Mr Moynihan keeps making me read Miranda’s part and she’s such a bloody dishrag.’
I considered this. ‘So it’s not up your street?’
‘No way.’ The pod was nearing one o’clock. ‘What d’you think of Auntie Glo?’ Kat asked.
I remembered what Dad said about her leaving a trail of devastation in her wake. Then I remembered how she’d said I was like Andy Warhol, a cultural icon. ‘I don’t know.’
‘Me neither. I heard Dad say to Mum that Auntie Glo drives him bananas. And I found two empty bottles of wine on top of the fridge.’
In my mind’s eye, Aunt Gloria turned into a motorist with driving goggles and a huge consignment of bananas in the back seat. ‘You mean, she drives him bananas the same way I drive you nuts?’ I said.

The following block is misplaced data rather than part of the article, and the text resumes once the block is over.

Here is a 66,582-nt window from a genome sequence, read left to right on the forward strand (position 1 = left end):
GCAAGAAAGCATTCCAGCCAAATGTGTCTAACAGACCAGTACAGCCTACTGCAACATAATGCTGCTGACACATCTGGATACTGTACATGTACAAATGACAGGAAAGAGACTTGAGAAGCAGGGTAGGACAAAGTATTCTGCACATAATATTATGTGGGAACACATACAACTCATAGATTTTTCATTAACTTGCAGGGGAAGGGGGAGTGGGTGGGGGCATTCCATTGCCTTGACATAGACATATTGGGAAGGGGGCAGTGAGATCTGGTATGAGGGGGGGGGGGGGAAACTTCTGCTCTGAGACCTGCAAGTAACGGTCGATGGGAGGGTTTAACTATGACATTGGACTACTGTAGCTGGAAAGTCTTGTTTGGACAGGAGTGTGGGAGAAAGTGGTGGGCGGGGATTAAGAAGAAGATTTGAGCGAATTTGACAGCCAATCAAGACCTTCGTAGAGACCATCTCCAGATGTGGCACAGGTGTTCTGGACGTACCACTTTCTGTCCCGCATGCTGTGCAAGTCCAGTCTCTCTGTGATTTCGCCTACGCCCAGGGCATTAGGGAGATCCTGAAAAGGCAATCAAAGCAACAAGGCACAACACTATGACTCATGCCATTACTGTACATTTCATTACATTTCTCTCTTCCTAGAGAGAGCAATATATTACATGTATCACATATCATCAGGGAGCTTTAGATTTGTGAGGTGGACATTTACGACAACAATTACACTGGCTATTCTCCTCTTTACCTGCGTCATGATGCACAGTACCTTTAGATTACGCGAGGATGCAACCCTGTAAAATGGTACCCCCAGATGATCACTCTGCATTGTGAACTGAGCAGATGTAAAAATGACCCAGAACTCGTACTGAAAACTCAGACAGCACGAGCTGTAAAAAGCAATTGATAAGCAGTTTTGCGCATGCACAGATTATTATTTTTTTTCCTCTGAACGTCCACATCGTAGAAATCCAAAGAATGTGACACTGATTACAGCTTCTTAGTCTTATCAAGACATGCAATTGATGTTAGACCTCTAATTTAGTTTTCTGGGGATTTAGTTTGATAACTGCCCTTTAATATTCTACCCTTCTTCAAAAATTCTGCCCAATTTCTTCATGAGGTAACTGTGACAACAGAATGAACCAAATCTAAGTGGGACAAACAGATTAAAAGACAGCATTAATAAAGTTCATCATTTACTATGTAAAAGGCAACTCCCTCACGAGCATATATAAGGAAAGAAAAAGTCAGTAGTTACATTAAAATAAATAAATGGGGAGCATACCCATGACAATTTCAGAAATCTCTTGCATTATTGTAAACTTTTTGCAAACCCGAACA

‘Bananas. Nuts. Round the bend. Off your trolley. Whatever.’
She laughed and I joined in because it showed I knew what she meant even if I wasn’t sure what was funny about Aunt Gloria making Dad feel insane.
Then Salim’s pod got to its highest point, twelve o’clock, and we both said, ‘NOW!’ at the same time and laughed again, and this time I meant the laugh. We’d been tracking the same pod, the exact one Salim was in. My watch said 11.47. He was right on schedule and at the top the sun made the glass shine. The pod sank slowly to nine o’clock. I remembered from the time we’d gone up before how, near the end of the ride, a souvenir photograph is taken automatically. The London Eye managers have fixed a camera into position, so that a good shot of everyone is possible against a backdrop of Big Ben. It happens somewhere between eight and seven o’clock. I saw the dark figures inside Salim’s pod gather to one side, facing out northeast to where the camera was. I even made out a flash.